In addition, Waters said they were very concerned about older citizens and those with pre-existing conditions who are most impacted from COVID-19.
He said he and city and tourism leaders have had hours of meetings since Gov. Lee's announcement on Friday, consulting with lawyers and law enforcement.
He's also heard from the community.
"People are passionate about this, arguments for and against. I understand and appreciate those," he said.
"This was a collective decision, though I'm empowered to do it," he said, adding that he didn't want to do it unless other local leaders supported it.
He said with the help of the health department, they will monitor the positive results to see if the mask mandate is making a difference.
You don't have to wear a mask everywhere
The mandate only applies to indoor areas that are accessible to the public where maintaining six feet of social distancing is not possible. There are exceptions, including houses of worship and private businesses that can impose social distancing guidelines.
You also don't have to wear a mask in your home or car, or when you are eating and drinking at a restaurant, or exercising indoors.
Children who are 12 and under are also not required to wear a mask.
People who have a medical condition which makes it difficult to wear a mask are also exempt.
This does not apply to the school system, which will implement its own guidance.
The mask mandate does not apply to outdoor spaces, though Mayor Waters hopes people will try to maintain a safe social distance from others. He acknowledged that will be difficult in some areas, like downtown Gatlinburg's crowded sidewalks.
The county's increasing number of positives is not just the result of more testing. From June 1 to June 11, 97 people out of the 979 tested in the county were positive. From June 13 to 20, the number of positives doubled while the number of tests conducted was slightly lower: 190 tested positive out of 952 tests.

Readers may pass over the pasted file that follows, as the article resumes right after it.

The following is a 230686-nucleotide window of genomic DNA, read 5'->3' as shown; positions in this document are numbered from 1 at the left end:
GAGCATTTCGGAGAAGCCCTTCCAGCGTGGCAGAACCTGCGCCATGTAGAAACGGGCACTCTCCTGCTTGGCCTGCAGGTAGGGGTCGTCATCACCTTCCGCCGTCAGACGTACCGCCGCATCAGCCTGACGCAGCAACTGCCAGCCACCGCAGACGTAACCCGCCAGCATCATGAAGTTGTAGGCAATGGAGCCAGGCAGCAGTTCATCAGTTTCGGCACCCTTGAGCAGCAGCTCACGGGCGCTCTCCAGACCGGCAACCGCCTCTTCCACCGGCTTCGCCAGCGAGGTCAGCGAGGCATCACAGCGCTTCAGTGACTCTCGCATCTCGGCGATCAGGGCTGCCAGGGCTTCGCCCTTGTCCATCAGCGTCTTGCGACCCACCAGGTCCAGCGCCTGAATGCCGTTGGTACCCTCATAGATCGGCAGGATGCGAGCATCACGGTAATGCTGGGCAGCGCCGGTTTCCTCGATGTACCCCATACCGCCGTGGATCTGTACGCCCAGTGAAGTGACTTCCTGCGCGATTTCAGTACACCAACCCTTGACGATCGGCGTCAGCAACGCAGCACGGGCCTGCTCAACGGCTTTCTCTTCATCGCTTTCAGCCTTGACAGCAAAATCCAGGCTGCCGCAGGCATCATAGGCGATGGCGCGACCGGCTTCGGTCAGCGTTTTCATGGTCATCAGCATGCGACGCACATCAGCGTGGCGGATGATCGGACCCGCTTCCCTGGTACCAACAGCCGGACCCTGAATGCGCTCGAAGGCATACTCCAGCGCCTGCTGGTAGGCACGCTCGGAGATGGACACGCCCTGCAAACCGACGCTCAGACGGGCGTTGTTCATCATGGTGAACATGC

On June 20, WBIR 10News reported the total number of cases doubled in just 8 days from 190 to 382. The number of cases has doubled again two weeks later to 785.
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Numerous attractions that bring in thousands of tourists to Gatlinburg, Pigeon Forge and Sevierville have remained busy since reopening. People who live and work in Sevier County have told 10News since reopening there's been a massive lack of social distancing and few tourists have been wearing masks.
County leaders said weeks back they had done everything within their power to encourage people to spread out and wear masks, but said they lacked the ability to truly enforce any hard rules locally under the Tennessee Pledge -- that is until the governor made the change Friday evening to allow counties to individually mandate masks.
The Tennessee Department of Health, Knox County Health Department, numerous other public health agencies, doctors and many other experts continue to stress that face coverings are one of the most effective tools available to combat the spread of COVID-19 along with good hygiene habits, hand washing, and maintaining at least 6 feet of distance from others when out in public.
Health officials said that cloth face coverings are not meant to protect the wearer, but to stop people who don't know they're sick from spreading it to someone else.
TDH said there has been a significant increase in the past month in the number of people contracting COVID-19 from strangers while out in public, particularly in small enclosed indoor spaces such as bars, restaurants, and at large gatherings where most people admitted to being close together and not wearing masks.